Since the late 1970s, the principal group opposing the Frelimo government has been the Mozambique National Resistance (MNR, later Renamo). This group was formed in 1977 by the Rhodesian Central Intelligence organisation (CIO) in the face of President Machel’s growing support for the Zimbabwean National Liberation Army (Zanla), and his enforcement of United Nations sanctions against the Rhodesians. In its early years, Renamo comprised soldiers who had fought with the Portuguese during the colonial war as well as Frelimo dissidents. Its initial objectives were to destabilise the Mozambican government and provide intelligence on Zanla guerrillas operating within its borders. In pursuing these aims, Renamo initially enjoyed limited grass-roots support and did not pose a serious military threat to Frelimo. This changed, however, after 1980.
With Zimbabwe’s transition to majority rule, control of Renamo was handed over to the South African Military Intelligence Directorate (MID). After a year or so of relative calm, while the South Africans reviewed and reoriented Renamo operations, the Mozambican war began to escalate dramatically. South Africa’s aims in revitalising Renamo were to counteract Mozambique’s support for the armed opposition to apartheid, and to block landlocked Zimbabwe’s access to the sea through Mozambique, thus increasing South African dominance of the regional economy. Under the tutelage of the apartheid regime, Renamo’s strength quickly increased from 500 to 8,000 fighters. By 1982, the rebels were active in most of Mozambique and posed a serious military threat to the government.
While South African support for Renamo was reduced following the 1984 Nkomati accord, a change in strategy allowed the rebel group to continue functioning. Immediately after the agreement, the South African military covertly airlifted huge quantities of arms to Renamo bases inside Mozambique and advised the rebels to adopt new insurgency tactics. Rather than relying on rear bases in South Africa, Renamo would now have to provision itself from the local population. It would also need to increase efforts to conserve arms and ammunition and to replenish its supplies from captured weaponry.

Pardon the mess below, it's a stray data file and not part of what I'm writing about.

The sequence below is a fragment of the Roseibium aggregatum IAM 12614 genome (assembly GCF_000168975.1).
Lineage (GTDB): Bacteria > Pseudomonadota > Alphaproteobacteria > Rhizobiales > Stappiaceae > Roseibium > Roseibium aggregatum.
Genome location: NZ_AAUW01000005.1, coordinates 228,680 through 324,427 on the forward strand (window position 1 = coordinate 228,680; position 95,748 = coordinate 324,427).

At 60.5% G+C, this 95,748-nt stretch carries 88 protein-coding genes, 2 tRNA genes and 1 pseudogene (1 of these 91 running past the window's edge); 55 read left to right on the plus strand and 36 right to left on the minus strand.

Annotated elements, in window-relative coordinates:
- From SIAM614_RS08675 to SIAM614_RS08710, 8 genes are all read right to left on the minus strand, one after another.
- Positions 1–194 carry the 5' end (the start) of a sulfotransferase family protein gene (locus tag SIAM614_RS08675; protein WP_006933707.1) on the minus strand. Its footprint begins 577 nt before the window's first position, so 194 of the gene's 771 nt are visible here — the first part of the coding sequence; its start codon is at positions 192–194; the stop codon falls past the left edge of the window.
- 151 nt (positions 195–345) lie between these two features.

As part of this strategic reorientation, Renamo restricted its conventional military operations to key strategic areas and began to concentrate increasingly on ‘soft’, civilian targets. In seeking to control and instil fear in rural populations, they became particularly well-known for mutilating civilians, including children, by cutting off ears, noses, lips and sexual organs. These tactics were part of a standard terrorist strategy intended to advertise the rebels’ strength, to weaken symbolically the authority of the government and to undermine the rural production systems on which Mozambique depended. A central aim was to destroy transport links, health clinics, schools, and all other infrastructure that represented social security and government provision.
With bands of rebels dodging direct engagement and with morale fading fast, the Mozambique Armed Forces (FAM) stood little chance of maintaining control across vast areas of territory. By 1986, more conventional Renamo units had also consolidated their strongholds in west-central Mozambique and pushed deep into Zambézia province, routing poorly supplied army units. Stepping up diplomatic activity, the government enlisted Tanzanian and Zimbabwean support to pressure Malawi into closing Renamo bases on its soil. Though this initiative had some success, assistance for Renamo continued to come from various quarters, including elements within the South African government, Portuguese business interests, and evangelical Protestant groups channelling their aid through Malawi and Kenya.
Immediately following their expulsion from Malawi, Renamo units launched their biggest ever offensive along the length of the Zambezi valley. This threatened to cut the country in two and allow the rebels to set up an alternative government in the north. With the support of Tanzanian and Zimbabwean forces, however, the Mozambican army launched a successful counter-offensive which marked an important turning point in the conflict. Hundreds of thousands of refugees were pushed into neighbouring countries, while some of the war’s biggest massacres took place in Inhambane and Gaza provinces. By late 1988, with external support in rapid decline, it was becoming clear to both sides that the war was entering stalemate.
The Nkomati Non-Aggression Pact
In 1984, Mozambique and South Africa signed the Nkomati Non-Aggression Pact which was meant to lay the groundwork for a cessation of hostilities. In exchange for South Africa halting its support for Renamo, Mozambique would close down ANC military operations from its territory. A series of South African-mediated negotiations also took place between Frelimo and Renamo in an attempt to reach a lasting settlement to the war. However, these talks quickly collapsed under pressure from the South African military and other groups. While Frelimo largely stuck to the terms of the Nkomati accord, the South Africans did not, publicly conceding in 1985 that ‘technical violations’ had occurred. By the year’s end, it was clear the Nkomati initiative had failed.